Seeing action North Africa, Sicily, Italy, France and Germany, Chips loved to fight. Once, when his unit was pinned down on a beach by an Italian machine gun nest, Chips took it upon himself to break free from his handler and attack the pillbox himself- resulting in four Italians being taken prisoner (and capturing six more later in the day).

Chips also has the distinction for biting General Dwight D. Eisenhower, who thought it was a good idea to pet the wily canine. Not officially possessing a rank, chips abandoned military bearing and informed the general how he felt about the unsolicited touching. Despite this, Chips served on the Protective Service Detail for President Roosevelt and Prime Minister Churchill during a visit to Casablanca in 1943.

Unfortunately, Chips died of combat-related illness shortly after his discharge- though he was happily reunited with his family (and handler) before he left the mortal realm.

4. Nemo (A534), USAF

Nemo

In Vietnam, there was no “finding Nemo”. Nemo found you.

Despite being in the Air Force, Nemo was one tough S.O.B. Enlisted at two years of age, Nemo was trained at Lackland AFB to be a sentry dog.

In 1966, Nemo and his handler were patrolling an airbase outside of Saigon when they were ambushed by Viet Cong. Watching his handler fall to enemy fire in the ensuing firefight, Nemo went from offensive to defensive. Despite being shot in the snout and missing one eye, Nemo covered his wounded handler with his own body until reinforcements arrived. While Nemo ultimately lost his eye and required a tracheotomy on the spot to breathe until he could get medical care, he and his handler both made it back to the United States alive.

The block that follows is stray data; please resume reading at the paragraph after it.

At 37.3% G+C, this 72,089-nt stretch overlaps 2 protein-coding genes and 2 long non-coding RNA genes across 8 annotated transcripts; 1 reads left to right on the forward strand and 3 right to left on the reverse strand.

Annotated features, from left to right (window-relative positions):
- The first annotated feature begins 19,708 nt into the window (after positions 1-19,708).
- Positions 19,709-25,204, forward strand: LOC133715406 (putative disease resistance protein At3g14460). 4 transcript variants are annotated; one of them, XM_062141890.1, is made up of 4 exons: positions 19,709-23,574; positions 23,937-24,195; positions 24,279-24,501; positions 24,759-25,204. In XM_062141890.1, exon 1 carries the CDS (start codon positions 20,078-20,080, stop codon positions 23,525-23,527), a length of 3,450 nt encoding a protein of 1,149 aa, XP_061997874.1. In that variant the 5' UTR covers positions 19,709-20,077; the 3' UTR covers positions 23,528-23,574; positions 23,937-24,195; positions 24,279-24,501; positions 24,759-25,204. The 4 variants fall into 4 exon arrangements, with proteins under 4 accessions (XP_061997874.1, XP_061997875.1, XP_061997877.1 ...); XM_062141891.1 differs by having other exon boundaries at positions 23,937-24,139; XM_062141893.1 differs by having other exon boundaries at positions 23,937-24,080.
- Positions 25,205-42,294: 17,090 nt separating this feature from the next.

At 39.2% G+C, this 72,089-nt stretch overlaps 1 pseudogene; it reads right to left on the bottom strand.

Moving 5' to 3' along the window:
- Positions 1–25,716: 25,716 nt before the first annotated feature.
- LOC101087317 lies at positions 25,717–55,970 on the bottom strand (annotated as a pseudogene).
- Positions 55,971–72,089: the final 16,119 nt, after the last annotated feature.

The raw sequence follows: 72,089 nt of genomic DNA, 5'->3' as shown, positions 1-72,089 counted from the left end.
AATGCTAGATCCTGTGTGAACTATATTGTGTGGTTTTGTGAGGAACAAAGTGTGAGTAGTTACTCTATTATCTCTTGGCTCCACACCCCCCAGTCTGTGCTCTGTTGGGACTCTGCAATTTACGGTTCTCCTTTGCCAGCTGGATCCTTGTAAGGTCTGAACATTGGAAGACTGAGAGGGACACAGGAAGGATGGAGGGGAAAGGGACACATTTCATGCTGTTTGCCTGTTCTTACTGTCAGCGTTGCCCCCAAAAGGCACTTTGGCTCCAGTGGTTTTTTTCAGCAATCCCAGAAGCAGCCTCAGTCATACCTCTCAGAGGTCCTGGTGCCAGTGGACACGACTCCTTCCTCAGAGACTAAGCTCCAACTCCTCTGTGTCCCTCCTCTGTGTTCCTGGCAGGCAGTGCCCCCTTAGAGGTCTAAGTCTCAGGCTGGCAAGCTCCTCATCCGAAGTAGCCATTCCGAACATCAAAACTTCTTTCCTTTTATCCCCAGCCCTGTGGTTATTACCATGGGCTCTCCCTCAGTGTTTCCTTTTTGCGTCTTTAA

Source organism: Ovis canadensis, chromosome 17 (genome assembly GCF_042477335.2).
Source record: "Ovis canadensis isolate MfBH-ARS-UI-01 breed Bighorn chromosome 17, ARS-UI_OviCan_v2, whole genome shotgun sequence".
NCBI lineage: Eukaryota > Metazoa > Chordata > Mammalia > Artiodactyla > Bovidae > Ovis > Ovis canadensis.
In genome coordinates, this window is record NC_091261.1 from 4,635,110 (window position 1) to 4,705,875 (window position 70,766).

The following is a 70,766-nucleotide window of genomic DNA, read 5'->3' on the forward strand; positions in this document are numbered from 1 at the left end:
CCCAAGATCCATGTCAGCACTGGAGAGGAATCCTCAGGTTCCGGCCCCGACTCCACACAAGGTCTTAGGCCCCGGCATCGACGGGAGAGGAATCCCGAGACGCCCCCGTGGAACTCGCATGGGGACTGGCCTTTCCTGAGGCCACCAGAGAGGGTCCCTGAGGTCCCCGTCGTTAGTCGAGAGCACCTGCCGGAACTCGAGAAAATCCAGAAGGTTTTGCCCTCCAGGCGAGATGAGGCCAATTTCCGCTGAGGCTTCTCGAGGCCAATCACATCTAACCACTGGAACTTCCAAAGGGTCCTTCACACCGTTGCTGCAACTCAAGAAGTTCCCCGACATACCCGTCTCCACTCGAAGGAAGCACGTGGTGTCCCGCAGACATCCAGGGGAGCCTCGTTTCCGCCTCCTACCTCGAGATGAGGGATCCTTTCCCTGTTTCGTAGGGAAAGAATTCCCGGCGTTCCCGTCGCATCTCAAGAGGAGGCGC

Credited by the USAF as the savior of his handler and the entire airbase, Nemo was retired and given a permanent home at Lackland, where it can only be speculated that he called other dogs “cherries” and told war stories to puppies until his death in 1972.

5. SSG Lex (E132), USMC

SSG Lex

As with all stories, not all of them are happy and most are bittersweet. Saving the most recent for last, you may want to grab a tissue or three before you read our final entry on the Heroic K9 list.

Born in Texas, Lex joined the Marine Corps after receiving his education. Assigned to Corporal Justin Lee, Lex geared up to deploy with Lee during the opening stages of the infamous “Surge” campaign of the Iraq War.
In March of 2007, Lee and Lex were hit by shrapnel from a 73mm recoilless rifle round fired at them by insurgents. Lee was mortally wounded, while Lex sustained shrapnel wounds. Lex refused to leave his handler and subsequently had to be dragged away by Marines and Corpsmen to allow both K9 and handler to be treated.

While Lee was killed, Lex was eventually patched up and returned to duty after 12 weeks of rehab.

With the help of Congressmen and special interests groups, Lee’s family eventually convinced the US Marine Corps and USAF to retire Lex so that he could live the rest of his days with the fallen Marine’s loved ones. In December of 2007, Lex was formally released to the Lee family.

Much like any old veteran, Lex suffered from injuries sustained in combat, including 50 pieces of shrapnel that could not be removed from his body. Still, Lex lived a pretty good life until he died of cancer in 2012.

It was once said that dogs have followed men on the battlefield since war began. When man and dog realized their potential as a team, they even started serving together. Though they do not enlist in the sense that humans do, their contribution to the war effort and American way of life are equally priceless and deserving of praise.

We at Popular Military salute all those courageous canines who have answered the call.

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Author

  • Andy Wolf

    Andy Wolf is an Appalachian native who spent much of his youth and young adulthood overseas in search of combat, riches, and adventure- accruing decades of experience in military, corporate, first responder, journalistic and advisory roles. He resides in North Carolina's Blue Ridge Mountains with his K9 companion, Kiki.